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I rais'd my eyes to heaven; my prayer

went high Into the luminous mystery of the blue ; My thought of God was purer than a

flame, And God it seem'd a little nearer came, Then pass’d ; and greater still the silence

l grew, For all reply. But you! If I can speak before I die, I spoke to you with all my soul, and

when I look at you 't is still my soul you see. Oh, in your heart was there no word for

IF SHE BUT KNEW
IF she but knew that I am weeping

Still for her sake,
That love and sorrow grow with keeping

Till they must break,
My heart that breaking will adore her,

Be hers and die ;
If she might hear me once implore her,

Would she not sigh ?
If she but knew that it would save me

Her voice to hear,
Saying she pitied me, forgave me,

Must she forbear?
If she were told that I was dying,

Would she be dumb ?
Could she content herself with sighing ?

Would she not come ?

me ?

All would have answer'd had you an

swer'd then With even a sigh.

of me,

a

Philip Bourke Marston
A GREETING

On dreaming woods, where nightingales

repine, Rise up, my song ! stretch forth thy wings I would that at such times should come to and fly

thee With no delaying, over shore and deep ! Some thought not quite unmix'd with pain, Be with my lady when she wakes from sleep;

Some little sorrow for a soul's decline. Touch her with kisses softly on each Yea, too, I would that through thy brightest eye ;

times, And say, before she puts her dreaming Like the sweet burden of remember'd by :

rhymes, “Within the palaces of slumber keep That gentle sadness should be with thee, One little niche wherein sometimes to weep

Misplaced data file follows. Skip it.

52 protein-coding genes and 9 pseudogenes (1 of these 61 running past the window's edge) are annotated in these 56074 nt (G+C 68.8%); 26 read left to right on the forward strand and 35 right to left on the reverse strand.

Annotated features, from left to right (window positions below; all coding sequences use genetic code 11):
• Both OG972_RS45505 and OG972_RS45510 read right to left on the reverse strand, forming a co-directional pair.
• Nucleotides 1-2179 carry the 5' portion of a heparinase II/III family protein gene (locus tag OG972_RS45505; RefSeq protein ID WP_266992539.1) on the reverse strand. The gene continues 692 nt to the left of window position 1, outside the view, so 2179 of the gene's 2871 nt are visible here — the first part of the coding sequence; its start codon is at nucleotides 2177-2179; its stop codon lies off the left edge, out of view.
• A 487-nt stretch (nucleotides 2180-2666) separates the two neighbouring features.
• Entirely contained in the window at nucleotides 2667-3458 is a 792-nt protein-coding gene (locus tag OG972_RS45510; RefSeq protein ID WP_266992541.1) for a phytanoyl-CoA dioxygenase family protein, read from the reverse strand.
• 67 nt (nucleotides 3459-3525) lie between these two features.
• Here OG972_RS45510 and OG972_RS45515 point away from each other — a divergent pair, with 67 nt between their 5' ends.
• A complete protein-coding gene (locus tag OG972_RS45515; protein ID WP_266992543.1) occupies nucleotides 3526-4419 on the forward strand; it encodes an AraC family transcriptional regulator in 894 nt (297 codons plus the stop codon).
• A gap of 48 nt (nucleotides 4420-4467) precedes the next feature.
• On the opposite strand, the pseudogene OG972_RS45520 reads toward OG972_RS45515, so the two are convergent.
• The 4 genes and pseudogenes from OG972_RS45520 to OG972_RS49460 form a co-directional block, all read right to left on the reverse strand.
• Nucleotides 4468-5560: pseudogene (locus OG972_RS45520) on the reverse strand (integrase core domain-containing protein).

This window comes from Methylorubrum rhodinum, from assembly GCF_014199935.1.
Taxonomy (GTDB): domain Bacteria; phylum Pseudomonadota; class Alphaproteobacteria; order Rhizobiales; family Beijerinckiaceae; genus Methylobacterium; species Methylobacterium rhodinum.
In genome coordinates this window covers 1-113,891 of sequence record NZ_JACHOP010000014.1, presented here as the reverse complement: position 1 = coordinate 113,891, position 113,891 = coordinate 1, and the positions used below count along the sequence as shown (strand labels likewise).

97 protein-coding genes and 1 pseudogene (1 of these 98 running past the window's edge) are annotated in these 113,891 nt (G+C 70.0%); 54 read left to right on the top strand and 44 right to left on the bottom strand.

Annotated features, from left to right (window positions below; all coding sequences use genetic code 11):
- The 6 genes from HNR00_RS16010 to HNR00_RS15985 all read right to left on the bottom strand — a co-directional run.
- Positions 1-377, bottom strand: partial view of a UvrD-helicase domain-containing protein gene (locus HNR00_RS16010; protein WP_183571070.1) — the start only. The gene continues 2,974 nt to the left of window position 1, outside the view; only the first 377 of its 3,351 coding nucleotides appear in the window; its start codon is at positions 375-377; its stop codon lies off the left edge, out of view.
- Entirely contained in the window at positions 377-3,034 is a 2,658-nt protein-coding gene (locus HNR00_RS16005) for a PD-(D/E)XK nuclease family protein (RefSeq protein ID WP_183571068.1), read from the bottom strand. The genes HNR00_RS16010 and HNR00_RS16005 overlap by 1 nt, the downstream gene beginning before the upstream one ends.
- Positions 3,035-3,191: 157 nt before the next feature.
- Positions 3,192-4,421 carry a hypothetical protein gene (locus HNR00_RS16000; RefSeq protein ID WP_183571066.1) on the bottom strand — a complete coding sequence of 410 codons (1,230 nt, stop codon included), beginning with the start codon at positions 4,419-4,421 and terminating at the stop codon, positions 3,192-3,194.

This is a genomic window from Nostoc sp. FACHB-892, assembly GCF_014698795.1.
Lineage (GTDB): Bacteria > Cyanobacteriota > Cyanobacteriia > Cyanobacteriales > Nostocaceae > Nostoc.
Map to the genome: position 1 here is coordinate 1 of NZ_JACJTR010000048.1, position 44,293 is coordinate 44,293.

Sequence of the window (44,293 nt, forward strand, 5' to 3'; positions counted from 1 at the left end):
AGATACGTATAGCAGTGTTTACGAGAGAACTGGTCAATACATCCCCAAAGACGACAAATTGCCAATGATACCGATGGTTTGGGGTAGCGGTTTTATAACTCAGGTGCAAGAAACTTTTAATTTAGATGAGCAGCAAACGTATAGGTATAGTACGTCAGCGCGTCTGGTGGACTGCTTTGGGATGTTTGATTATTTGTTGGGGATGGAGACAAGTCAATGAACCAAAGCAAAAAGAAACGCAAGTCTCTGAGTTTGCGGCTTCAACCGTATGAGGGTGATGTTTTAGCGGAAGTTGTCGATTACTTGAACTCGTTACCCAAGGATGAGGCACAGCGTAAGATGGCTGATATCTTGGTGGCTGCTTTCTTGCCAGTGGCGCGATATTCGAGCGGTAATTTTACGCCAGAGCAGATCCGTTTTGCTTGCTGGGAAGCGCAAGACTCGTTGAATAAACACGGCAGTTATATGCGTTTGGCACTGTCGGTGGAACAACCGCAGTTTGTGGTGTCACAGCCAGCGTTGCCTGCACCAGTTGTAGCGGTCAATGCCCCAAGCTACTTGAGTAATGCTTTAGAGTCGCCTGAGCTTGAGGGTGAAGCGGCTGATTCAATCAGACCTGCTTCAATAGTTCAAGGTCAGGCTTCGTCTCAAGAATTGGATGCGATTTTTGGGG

dear ; For one who vainly toils till he shall die !" And when the gates of sleep are on thee Yet say again, a sweeter thing than this :

shut, “ His life is wasted by his love for thee." I would not, even then, it should be Then, looking o'er the fields of memory,

mute, She 'll find perchance, o’ergrown with grief But murmur, shell-like, at thy spirit's ear.

and bliss, Some flower of recollection, pale and fair, That she, through pity, for a day may wear.

LOVE'S MUSIC

LOVE held a harp between his hands, and, A VAIN WISH

lo !

The master hand, upon the harp-strings I WOULD not, could I, make thy life as

laid mine ;

By way of prelude, such a sweet tune Only I would, if such a thing might be,

play'd Thou shouldst not, love, forget me utterly ; As made the heart with happy tears o'erYea, when the sultry stars of summer shine

flow;

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The Rose 'T was dawn when first you came ; and

now the sun Shines brightly and the dews of dawn are

done. 'Tis well you take me so in your embrace ; But lay me back again into my place, For I am worn, perhaps with bliss extreme.

The Wind Nay, you must wake, Love, from this child

ish dream.

The Rose WHEN, think you, comes the Wind, The Wind that kisses me and is so

kind ? Lo, how the Lily sleeps ! her sleep is

light; Would I were like the Lily, pale and

white !
Will the Wind come ?

The Beech
Perchance for you too soon.

The Rose
If not, how could I live until the noon ?
What, think you, Beech-tree, makes the

Wind delay? Why comes he not at breaking of the day?

The Beech Hush, child, and, like the Lily, go to sleep.

The Rose You know I cannot.

The Beech

Nay, then, do not weep.

(After a pause) Your lover comes, be happy now,

O Rose ! He softly through my bending branches

goes. Soon he shall come, and you shall feel his

kiss.

The Rose 'Tis you, Love, who seem changed ; your

laugh is loud, And 'neath your stormy kiss my head is